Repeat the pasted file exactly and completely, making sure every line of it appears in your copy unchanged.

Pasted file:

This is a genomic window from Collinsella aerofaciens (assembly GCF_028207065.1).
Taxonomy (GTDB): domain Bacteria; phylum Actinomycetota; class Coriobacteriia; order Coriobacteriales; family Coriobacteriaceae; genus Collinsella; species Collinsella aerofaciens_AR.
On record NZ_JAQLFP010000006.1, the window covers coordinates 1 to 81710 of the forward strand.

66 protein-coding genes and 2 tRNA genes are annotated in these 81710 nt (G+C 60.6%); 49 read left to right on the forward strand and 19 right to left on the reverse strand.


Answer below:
This is a genomic window from Collinsella aerofaciens (assembly GCF_028207065.1).
Taxonomy (GTDB): domain Bacteria; phylum Actinomycetota; class Coriobacteriia; order Coriobacteriales; family Coriobacteriaceae; genus Collinsella; species Collinsella aerofaciens_AR.
On record NZ_JAQLFP010000006.1, the window covers coordinates 1 to 81710 of the forward strand.

66 protein-coding genes and 2 tRNA genes are annotated in these 81710 nt (G+C 60.6%); 49 read left to right on the forward strand and 19 right to left on the reverse strand.